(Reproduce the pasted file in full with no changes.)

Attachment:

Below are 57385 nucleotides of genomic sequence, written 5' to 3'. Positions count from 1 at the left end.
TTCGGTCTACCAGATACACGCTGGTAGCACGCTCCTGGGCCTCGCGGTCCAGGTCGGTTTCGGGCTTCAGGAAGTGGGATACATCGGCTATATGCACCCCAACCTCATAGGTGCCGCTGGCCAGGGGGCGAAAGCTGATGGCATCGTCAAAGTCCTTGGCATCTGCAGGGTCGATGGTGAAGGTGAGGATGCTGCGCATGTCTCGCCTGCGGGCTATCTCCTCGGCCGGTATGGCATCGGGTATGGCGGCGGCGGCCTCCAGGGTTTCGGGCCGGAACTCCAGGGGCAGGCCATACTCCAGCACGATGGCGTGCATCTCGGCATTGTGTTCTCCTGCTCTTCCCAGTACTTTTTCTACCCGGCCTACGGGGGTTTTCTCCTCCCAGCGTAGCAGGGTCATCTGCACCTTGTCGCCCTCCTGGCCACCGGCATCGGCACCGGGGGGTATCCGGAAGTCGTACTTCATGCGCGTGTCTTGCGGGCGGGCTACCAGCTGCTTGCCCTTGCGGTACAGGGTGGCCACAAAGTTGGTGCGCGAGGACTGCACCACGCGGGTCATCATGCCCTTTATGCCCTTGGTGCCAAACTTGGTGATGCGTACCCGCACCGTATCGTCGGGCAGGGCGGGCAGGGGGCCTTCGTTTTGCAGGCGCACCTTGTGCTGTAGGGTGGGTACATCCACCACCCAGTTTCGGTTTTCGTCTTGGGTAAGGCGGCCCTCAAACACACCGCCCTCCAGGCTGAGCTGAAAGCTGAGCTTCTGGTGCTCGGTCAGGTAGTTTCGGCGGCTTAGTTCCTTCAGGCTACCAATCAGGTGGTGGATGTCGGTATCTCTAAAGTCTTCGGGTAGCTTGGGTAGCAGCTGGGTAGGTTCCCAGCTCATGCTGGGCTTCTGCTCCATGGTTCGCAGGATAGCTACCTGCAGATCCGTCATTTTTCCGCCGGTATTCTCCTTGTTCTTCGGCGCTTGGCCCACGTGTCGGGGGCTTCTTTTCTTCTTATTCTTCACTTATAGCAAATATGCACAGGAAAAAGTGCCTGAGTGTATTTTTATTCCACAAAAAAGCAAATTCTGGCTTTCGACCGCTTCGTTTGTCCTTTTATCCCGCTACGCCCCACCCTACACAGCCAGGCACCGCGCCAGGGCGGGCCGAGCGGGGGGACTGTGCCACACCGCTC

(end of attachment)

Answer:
Below are 57385 nucleotides of genomic sequence, written 5' to 3'. Positions count from 1 at the left end.
TTCGGTCTACCAGATACACGCTGGTAGCACGCTCCTGGGCCTCGCGGTCCAGGTCGGTTTCGGGCTTCAGGAAGTGGGATACATCGGCTATATGCACCCCAACCTCATAGGTGCCGCTGGCCAGGGGGCGAAAGCTGATGGCATCGTCAAAGTCCTTGGCATCTGCAGGGTCGATGGTGAAGGTGAGGATGCTGCGCATGTCTCGCCTGCGGGCTATCTCCTCGGCCGGTATGGCATCGGGTATGGCGGCGGCGGCCTCCAGGGTTTCGGGCCGGAACTCCAGGGGCAGGCCATACTCCAGCACGATGGCGTGCATCTCGGCATTGTGTTCTCCTGCTCTTCCCAGTACTTTTTCTACCCGGCCTACGGGGGTTTTCTCCTCCCAGCGTAGCAGGGTCATCTGCACCTTGTCGCCCTCCTGGCCACCGGCATCGGCACCGGGGGGTATCCGGAAGTCGTACTTCATGCGCGTGTCTTGCGGGCGGGCTACCAGCTGCTTGCCCTTGCGGTACAGGGTGGCCACAAAGTTGGTGCGCGAGGACTGCACCACGCGGGTCATCATGCCCTTTATGCCCTTGGTGCCAAACTTGGTGATGCGTACCCGCACCGTATCGTCGGGCAGGGCGGGCAGGGGGCCTTCGTTTTGCAGGCGCACCTTGTGCTGTAGGGTGGGTACATCCACCACCCAGTTTCGGTTTTCGTCTTGGGTAAGGCGGCCCTCAAACACACCGCCCTCCAGGCTGAGCTGAAAGCTGAGCTTCTGGTGCTCGGTCAGGTAGTTTCGGCGGCTTAGTTCCTTCAGGCTACCAATCAGGTGGTGGATGTCGGTATCTCTAAAGTCTTCGGGTAGCTTGGGTAGCAGCTGGGTAGGTTCCCAGCTCATGCTGGGCTTCTGCTCCATGGTTCGCAGGATAGCTACCTGCAGATCCGTCATTTTTCCGCCGGTATTCTCCTTGTTCTTCGGCGCTTGGCCCACGTGTCGGGGGCTTCTTTTCTTCTTATTCTTCACTTATAGCAAATATGCACAGGAAAAAGTGCCTGAGTGTATTTTTATTCCACAAAAAAGCAAATTCTGGCTTTCGACCGCTTCGTTTGTCCTTTTATCCCGCTACGCCCCACCCTACACAGCCAGGCACCGCGCCAGGGCGGGCCGAGCGGGGGGACTGTGCCACACCGCTC